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Weekly Reading: Best longreads on the web

Friday 27th November 2015

Our weekly recap highlighting the best feature stories from around the internet.

 

M.I.A. performing in NYC last year.

Photo: AFP

How M.I.A. Is a Lifeline in Times of Terror – by Anupa Mistry, Pitchfork

“When your body is political the issues are no longer abstract. Yes, M.I.A.’s politics have long been imperfect, but she keeps trying, like many of us who aren’t simply ideologically committed to justice, but are tethered to the fight because of the color of our skin.”

The Women of Hollywood Speak Out – by Maureen Dowd, The New York Times Magazine

“Female writers in Hollywood told me they are used to hearing things like ‘‘Can you insert a rape scene here?’’ or ‘‘Can they go to a strip club here?’’ or ‘‘Can you rewrite the fat friend for Eva Mendes? She has high marks for foreign distribution.’’ They trade stories about how a schlubby male studio head mutters that he doesn’t want to look at ‘‘ugly actresses,’’ and how schlubby male directors, caught up in their fantasy world, choose one beautiful actress over another simply because she has a hair color that fits their customized sexual daydream.”

Goodbye, Number 11 – by Ben Stanley, The Pantograph Punch

“How do you describe Jonah? A picture of him at his very best is a good place to start: he was a colossus. Two massive brown tree-trunk legs; hard, sinewy and long like kauri logs. That brutally powerful right-arm fend. Just the silhouette of Jonah in action remains a silhouette of rugby at its best.”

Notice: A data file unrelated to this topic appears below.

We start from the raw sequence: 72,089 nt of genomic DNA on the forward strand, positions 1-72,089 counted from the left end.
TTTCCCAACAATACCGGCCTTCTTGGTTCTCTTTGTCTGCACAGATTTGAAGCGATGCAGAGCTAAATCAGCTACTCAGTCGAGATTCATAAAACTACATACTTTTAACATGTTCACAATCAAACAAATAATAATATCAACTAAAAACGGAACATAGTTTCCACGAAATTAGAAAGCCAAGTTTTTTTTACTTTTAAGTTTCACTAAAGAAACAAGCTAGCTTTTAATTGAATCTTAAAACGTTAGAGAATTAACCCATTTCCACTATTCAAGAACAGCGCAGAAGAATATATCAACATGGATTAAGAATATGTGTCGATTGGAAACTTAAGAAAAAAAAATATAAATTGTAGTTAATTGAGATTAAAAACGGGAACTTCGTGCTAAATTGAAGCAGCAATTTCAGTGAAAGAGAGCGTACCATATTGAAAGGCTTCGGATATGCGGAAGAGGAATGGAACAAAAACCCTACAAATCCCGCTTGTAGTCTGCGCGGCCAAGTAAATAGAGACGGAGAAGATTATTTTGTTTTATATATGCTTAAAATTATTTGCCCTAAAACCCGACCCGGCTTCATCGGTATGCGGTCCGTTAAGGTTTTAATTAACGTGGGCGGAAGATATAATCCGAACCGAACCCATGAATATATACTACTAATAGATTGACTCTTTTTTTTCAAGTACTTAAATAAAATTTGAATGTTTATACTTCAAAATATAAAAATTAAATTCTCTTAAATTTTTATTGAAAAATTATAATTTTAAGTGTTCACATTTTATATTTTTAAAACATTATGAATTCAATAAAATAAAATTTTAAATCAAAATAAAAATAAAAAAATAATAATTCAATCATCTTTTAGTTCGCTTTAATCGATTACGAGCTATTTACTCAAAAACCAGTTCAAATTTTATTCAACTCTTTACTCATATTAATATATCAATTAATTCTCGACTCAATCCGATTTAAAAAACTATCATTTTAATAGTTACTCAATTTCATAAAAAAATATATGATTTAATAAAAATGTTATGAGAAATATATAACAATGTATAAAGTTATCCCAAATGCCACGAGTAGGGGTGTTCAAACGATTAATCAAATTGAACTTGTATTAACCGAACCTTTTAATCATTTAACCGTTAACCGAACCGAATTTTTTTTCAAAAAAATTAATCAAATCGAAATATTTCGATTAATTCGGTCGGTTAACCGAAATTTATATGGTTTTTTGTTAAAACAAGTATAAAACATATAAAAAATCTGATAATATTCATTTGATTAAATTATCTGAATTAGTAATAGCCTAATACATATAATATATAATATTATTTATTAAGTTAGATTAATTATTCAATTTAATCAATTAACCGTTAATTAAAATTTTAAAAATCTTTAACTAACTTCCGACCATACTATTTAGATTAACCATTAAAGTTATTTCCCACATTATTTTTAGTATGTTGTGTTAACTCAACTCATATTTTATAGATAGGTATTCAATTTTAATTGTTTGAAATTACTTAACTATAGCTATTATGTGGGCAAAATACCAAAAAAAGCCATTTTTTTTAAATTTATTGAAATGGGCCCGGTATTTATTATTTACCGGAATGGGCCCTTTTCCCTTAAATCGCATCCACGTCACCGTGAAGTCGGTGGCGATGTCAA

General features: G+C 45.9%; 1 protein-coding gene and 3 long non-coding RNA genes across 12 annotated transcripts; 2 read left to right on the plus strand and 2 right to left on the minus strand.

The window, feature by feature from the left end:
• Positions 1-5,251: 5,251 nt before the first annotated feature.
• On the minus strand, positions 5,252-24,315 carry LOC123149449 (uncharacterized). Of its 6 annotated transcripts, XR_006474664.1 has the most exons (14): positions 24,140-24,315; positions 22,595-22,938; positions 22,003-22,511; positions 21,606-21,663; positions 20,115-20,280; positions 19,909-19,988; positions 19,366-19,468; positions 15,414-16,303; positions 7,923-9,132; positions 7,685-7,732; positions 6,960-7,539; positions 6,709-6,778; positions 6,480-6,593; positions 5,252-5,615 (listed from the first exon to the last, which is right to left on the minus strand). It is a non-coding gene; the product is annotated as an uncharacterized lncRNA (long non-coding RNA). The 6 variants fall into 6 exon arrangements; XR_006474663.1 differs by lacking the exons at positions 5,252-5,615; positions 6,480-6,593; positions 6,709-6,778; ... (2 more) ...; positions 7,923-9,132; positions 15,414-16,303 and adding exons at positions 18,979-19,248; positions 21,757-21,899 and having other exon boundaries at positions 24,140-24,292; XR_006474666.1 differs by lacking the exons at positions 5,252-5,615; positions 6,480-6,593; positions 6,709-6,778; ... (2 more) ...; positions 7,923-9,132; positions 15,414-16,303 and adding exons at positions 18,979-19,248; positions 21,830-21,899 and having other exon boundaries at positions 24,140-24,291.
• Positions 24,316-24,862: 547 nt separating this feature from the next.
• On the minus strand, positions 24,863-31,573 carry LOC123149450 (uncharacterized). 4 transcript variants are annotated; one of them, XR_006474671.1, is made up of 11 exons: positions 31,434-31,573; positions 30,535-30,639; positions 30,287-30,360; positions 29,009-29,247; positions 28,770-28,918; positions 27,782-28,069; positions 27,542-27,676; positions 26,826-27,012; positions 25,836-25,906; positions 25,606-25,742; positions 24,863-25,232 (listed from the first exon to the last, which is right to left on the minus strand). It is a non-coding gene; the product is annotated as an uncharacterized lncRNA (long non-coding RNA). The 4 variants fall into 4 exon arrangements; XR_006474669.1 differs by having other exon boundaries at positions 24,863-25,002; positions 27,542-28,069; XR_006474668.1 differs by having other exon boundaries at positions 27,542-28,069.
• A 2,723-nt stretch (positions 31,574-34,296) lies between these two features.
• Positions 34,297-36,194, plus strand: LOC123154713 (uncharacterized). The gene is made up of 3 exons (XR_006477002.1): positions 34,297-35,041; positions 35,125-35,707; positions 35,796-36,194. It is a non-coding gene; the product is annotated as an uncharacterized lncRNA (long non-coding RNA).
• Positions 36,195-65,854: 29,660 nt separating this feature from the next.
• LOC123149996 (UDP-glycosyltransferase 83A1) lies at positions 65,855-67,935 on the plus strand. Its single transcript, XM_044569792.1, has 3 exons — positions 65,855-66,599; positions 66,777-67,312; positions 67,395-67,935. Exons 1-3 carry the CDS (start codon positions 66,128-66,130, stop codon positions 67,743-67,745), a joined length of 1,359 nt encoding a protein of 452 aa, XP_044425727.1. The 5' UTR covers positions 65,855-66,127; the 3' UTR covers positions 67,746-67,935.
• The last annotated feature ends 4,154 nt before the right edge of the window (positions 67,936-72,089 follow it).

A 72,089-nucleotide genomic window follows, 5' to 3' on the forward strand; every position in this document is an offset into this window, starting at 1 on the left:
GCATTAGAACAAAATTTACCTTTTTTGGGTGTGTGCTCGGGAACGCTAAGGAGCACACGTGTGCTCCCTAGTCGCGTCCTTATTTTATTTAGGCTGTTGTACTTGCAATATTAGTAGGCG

The Five Stages of Ghosting Grief – by Rachel Fields, The New York Times

“I didn’t care if he was a non-texter — and what does that even mean in this day and age? If you’re a 20-something urban professional who doesn’t text, you’re pretty much impossible to be friends with. For a friendship to exist in 2015, people need to know they can text “ugh I love oysterrrrs” at 2:15 p.m. on a Friday and get a response by 2:30.”

The other side of 'I do': how the weight of wedded bliss forever changed me – by Elizabeth Wurtzel, The Guardian

“I used to have a past, but now I have a future. Marriage is an intense institution. You commit to stay with your spouse no matter what, when it would be easier to walk away simply because you are annoyed. This is quite a deal we strike up: for better and for worse. What a crazy thing to agree to. And yet here we go.”

Reporter tells of the 'slip of the tongue' that helped convict a killer – by Sam Boyer, Stuff

“I've interviewed a lot of crooked people and been told some extraordinary things, but never have I finished an interview with the realisation I may have just caught out a killer. His defence lawyers will later push the point, when I am in the witness box in the High Court at Wellington, that it was merely a slip of the tongue. I couldn't disagree. He clearly slipped up, he didn't mean to tell me that, to tell me he'd done it.”

Don’t Cry For Tracy Morgan - by Michael Paterniti, GQ



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